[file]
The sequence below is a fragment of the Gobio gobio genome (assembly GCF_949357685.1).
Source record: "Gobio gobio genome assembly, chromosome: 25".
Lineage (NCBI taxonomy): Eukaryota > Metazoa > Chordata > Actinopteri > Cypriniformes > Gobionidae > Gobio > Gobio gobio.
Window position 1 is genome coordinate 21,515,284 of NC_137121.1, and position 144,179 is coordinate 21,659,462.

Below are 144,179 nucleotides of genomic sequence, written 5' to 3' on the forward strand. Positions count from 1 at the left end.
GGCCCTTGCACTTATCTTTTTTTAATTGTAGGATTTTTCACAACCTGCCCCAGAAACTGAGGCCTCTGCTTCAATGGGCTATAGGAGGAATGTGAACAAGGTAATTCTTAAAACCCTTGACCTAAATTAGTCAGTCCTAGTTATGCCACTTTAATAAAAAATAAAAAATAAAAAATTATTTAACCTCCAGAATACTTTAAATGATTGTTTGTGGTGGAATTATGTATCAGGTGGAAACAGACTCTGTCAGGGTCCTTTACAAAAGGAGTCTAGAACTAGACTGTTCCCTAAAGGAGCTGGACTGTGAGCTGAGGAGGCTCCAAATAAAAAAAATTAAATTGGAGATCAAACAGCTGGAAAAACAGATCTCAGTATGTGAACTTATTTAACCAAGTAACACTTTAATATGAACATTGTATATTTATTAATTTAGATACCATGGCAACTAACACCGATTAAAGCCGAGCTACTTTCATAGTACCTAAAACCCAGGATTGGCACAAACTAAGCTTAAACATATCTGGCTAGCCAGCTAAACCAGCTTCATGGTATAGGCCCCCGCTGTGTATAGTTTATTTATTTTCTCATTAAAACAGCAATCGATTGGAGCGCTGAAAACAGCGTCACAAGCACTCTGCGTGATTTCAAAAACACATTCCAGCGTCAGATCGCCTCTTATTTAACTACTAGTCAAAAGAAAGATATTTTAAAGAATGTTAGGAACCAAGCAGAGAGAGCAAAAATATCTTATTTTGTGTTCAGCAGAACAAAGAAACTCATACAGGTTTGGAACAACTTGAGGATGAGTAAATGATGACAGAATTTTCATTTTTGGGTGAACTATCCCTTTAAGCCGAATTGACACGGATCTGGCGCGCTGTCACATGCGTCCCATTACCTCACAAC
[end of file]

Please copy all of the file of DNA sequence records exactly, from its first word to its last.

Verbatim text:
The sequence below is a fragment of the Gobio gobio genome (assembly GCF_949357685.1).
Source record: "Gobio gobio genome assembly, chromosome: 25".
Lineage (NCBI taxonomy): Eukaryota > Metazoa > Chordata > Actinopteri > Cypriniformes > Gobionidae > Gobio > Gobio gobio.
Window position 1 is genome coordinate 21,515,284 of NC_137121.1, and position 144,179 is coordinate 21,659,462.

Below are 144,179 nucleotides of genomic sequence, written 5' to 3' on the forward strand. Positions count from 1 at the left end.
GGCCCTTGCACTTATCTTTTTTTAATTGTAGGATTTTTCACAACCTGCCCCAGAAACTGAGGCCTCTGCTTCAATGGGCTATAGGAGGAATGTGAACAAGGTAATTCTTAAAACCCTTGACCTAAATTAGTCAGTCCTAGTTATGCCACTTTAATAAAAAATAAAAAATAAAAAATTATTTAACCTCCAGAATACTTTAAATGATTGTTTGTGGTGGAATTATGTATCAGGTGGAAACAGACTCTGTCAGGGTCCTTTACAAAAGGAGTCTAGAACTAGACTGTTCCCTAAAGGAGCTGGACTGTGAGCTGAGGAGGCTCCAAATAAAAAAAATTAAATTGGAGATCAAACAGCTGGAAAAACAGATCTCAGTATGTGAACTTATTTAACCAAGTAACACTTTAATATGAACATTGTATATTTATTAATTTAGATACCATGGCAACTAACACCGATTAAAGCCGAGCTACTTTCATAGTACCTAAAACCCAGGATTGGCACAAACTAAGCTTAAACATATCTGGCTAGCCAGCTAAACCAGCTTCATGGTATAGGCCCCCGCTGTGTATAGTTTATTTATTTTCTCATTAAAACAGCAATCGATTGGAGCGCTGAAAACAGCGTCACAAGCACTCTGCGTGATTTCAAAAACACATTCCAGCGTCAGATCGCCTCTTATTTAACTACTAGTCAAAAGAAAGATATTTTAAAGAATGTTAGGAACCAAGCAGAGAGAGCAAAAATATCTTATTTTGTGTTCAGCAGAACAAAGAAACTCATACAGGTTTGGAACAACTTGAGGATGAGTAAATGATGACAGAATTTTCATTTTTGGGTGAACTATCCCTTTAAGCCGAATTGACACGGATCTGGCGCGCTGTCACATGCGTCCCATTACCTCACAAC